'Book of Mormon' Musical Called Surprisingly Sweet
By PEGGY FLETCHER STACK
© 2011 Salt Lake Tribune
NEW YORK (RNS) — A Ugandan villager in the new Broadway musical from the creators of “South Park” offers a plaintive love song about paradise -- and the object of her yearning is none other than Utah's capital.
“Salvation has a name - Salt Lake-y City,” croons Nabalungi (played by Nikki M. James) in “The Book of Mormon,” which opened for previews at the Eugene O'Neill Theater in February and ended with a standing ovation.
The lyrics are ironic, of course, as is much of the story written and directed by “South Park” creators Trey Parker and Matt Stone, in conjunction with Robert Lopez, who helped compose the award-winning musical “Avenue Q.”
Sure enough, the production, which opens March 24, is bawdy and irreverent. Many believers would see it as a blasphemous assault on scriptures, much like the pair's animated TV series. But the satire and tone were not as hostile as many Mormons feared.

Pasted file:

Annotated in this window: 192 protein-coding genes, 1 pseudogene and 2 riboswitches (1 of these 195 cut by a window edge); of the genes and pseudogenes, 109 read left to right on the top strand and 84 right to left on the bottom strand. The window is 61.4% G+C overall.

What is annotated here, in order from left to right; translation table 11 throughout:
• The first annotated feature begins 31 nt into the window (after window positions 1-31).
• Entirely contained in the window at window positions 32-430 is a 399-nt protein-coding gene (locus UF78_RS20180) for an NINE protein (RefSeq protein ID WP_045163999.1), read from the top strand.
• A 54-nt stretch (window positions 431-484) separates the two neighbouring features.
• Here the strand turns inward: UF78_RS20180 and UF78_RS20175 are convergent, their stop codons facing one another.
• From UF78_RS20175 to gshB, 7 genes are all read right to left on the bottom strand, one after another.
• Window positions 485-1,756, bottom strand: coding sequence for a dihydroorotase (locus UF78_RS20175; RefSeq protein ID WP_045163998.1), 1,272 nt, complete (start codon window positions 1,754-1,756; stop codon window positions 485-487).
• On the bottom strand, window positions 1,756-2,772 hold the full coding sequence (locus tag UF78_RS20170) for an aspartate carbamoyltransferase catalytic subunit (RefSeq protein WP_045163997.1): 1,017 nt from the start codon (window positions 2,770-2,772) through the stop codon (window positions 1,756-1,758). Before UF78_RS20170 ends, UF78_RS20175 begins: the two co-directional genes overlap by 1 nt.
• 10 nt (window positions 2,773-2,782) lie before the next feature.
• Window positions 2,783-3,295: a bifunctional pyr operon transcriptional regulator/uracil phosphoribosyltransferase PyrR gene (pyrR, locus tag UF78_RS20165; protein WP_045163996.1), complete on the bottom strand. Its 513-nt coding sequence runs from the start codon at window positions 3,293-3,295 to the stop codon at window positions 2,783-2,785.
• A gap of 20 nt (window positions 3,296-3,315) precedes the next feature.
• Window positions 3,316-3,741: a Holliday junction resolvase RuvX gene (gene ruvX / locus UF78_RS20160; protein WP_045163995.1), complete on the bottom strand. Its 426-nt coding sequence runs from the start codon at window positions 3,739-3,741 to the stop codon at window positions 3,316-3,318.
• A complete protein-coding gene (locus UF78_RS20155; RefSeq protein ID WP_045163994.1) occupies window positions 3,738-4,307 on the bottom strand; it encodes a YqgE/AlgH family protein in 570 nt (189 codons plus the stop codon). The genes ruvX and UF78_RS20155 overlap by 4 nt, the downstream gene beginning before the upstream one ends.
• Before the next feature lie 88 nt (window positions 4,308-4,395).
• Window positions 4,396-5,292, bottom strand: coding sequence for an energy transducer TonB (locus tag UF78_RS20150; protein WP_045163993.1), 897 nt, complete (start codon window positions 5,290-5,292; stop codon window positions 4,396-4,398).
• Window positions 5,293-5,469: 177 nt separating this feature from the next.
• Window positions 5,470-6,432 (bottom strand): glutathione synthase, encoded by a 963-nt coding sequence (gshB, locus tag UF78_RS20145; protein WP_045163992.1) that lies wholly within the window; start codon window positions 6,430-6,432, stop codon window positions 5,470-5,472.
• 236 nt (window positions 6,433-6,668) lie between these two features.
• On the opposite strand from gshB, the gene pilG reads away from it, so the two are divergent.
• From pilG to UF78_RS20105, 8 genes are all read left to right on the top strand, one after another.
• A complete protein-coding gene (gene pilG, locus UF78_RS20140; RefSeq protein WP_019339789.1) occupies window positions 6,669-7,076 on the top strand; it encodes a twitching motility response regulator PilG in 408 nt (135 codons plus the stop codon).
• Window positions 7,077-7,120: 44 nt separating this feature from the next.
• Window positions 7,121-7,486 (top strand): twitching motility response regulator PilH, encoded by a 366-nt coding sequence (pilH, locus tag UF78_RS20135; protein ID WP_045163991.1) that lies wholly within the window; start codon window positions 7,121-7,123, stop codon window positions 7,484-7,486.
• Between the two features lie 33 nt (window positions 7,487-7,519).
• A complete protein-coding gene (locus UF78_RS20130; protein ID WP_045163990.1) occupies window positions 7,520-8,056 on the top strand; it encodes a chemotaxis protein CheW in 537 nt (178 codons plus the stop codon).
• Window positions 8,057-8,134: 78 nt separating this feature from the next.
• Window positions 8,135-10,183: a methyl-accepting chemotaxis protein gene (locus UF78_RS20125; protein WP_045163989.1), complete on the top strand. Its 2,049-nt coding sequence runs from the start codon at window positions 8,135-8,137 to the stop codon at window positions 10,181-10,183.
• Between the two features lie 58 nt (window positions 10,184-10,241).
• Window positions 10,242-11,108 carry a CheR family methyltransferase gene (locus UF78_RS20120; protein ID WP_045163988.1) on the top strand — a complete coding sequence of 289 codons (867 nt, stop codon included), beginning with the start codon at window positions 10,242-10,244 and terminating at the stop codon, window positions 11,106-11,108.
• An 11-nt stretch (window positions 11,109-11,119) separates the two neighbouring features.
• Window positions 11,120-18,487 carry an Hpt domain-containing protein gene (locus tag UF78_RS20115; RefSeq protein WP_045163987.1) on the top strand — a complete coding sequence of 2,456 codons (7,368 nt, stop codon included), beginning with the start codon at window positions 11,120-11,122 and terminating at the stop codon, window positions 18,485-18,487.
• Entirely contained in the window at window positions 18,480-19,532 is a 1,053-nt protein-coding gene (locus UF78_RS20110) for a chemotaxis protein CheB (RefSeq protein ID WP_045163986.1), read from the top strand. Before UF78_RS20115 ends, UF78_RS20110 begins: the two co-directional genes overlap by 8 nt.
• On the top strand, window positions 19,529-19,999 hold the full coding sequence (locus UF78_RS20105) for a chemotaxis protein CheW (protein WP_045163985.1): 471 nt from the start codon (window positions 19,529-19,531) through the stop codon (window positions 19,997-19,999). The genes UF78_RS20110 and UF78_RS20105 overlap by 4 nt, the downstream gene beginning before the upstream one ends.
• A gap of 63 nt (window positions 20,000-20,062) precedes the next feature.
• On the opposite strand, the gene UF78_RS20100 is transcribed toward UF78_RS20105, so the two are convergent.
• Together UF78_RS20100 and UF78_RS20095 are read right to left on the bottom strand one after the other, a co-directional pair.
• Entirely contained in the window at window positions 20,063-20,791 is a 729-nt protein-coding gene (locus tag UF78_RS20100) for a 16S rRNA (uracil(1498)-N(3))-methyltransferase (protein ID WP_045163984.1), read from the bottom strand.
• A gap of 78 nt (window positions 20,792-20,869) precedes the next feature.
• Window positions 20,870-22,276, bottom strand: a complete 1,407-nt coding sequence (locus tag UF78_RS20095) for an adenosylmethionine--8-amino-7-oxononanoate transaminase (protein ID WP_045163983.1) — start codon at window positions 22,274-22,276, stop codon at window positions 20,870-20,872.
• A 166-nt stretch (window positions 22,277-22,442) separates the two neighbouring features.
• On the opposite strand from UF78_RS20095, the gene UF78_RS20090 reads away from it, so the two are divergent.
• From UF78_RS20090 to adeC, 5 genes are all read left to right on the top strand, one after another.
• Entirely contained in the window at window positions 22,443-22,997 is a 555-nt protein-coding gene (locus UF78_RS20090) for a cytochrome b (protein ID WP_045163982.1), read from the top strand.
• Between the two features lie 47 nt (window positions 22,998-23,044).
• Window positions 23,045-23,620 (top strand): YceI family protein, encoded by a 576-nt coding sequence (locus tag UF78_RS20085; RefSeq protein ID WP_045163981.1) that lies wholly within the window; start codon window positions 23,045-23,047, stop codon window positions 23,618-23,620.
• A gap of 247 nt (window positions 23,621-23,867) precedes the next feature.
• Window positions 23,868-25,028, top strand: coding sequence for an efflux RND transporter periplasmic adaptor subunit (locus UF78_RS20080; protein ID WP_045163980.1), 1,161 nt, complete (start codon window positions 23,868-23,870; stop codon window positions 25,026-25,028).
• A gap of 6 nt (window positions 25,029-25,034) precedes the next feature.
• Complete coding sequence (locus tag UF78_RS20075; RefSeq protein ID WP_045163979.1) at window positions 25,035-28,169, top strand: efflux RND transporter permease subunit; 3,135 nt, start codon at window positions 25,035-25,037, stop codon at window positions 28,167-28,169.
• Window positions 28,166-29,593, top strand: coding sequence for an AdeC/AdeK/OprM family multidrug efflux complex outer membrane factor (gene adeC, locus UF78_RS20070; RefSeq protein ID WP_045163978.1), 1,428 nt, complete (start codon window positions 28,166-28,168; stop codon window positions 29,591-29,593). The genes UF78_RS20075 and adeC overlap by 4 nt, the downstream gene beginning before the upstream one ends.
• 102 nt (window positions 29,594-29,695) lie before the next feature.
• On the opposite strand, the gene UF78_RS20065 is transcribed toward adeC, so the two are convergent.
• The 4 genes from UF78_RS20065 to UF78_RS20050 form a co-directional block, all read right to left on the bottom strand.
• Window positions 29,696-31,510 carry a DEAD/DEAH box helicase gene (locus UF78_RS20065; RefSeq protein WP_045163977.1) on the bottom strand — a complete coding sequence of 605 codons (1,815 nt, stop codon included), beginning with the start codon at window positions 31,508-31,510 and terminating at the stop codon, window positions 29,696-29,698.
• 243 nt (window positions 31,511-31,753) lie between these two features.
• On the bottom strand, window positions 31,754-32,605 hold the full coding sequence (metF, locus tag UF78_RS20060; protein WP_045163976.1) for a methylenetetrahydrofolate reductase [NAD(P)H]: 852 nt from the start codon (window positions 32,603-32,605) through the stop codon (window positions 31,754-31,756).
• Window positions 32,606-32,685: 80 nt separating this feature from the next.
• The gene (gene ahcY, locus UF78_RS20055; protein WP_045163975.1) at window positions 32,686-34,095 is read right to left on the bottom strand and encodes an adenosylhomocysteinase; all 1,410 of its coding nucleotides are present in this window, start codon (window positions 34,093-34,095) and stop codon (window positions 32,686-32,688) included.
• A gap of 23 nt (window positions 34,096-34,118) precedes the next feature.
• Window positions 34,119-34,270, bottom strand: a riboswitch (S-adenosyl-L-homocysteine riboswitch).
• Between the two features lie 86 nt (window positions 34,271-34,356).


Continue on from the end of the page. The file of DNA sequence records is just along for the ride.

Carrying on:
“I was expecting to be offended,” said Anne Christensen, a 22-year-old LDS New Yorker, “but was pleasantly surprised by how incredibly sweet it was.”
Her mother, Janet Christensen, added: “It's not G-rated, but they treated us with affection. And they did their homework.”
The play is a story about faith and doubt, with actions and themes that will be familiar to most Utahns, no matter their religious tradition.
The set includes the outside frame of an LDS temple, with a spinning Angel Moroni on top. There are brief appearances by LDS Church founder Joseph Smith, his successor, Brigham Young, Book of Mormon figures Mormon and Moroni, and Jesus himself.
The main characters, though, are LDS missionaries in white shirts, ties and those ever-present name tags.
The first scene shows about a dozen missionaries happily ringing doorbells and claiming all answers “are in the book,” holding up copies of The Book of Mormon.
For the next two hours, these young men sing about being temptation, sexuality, guilt and fear, and about believing sometimes-ludicrous doctrines. They deal with differences and egos and doubt.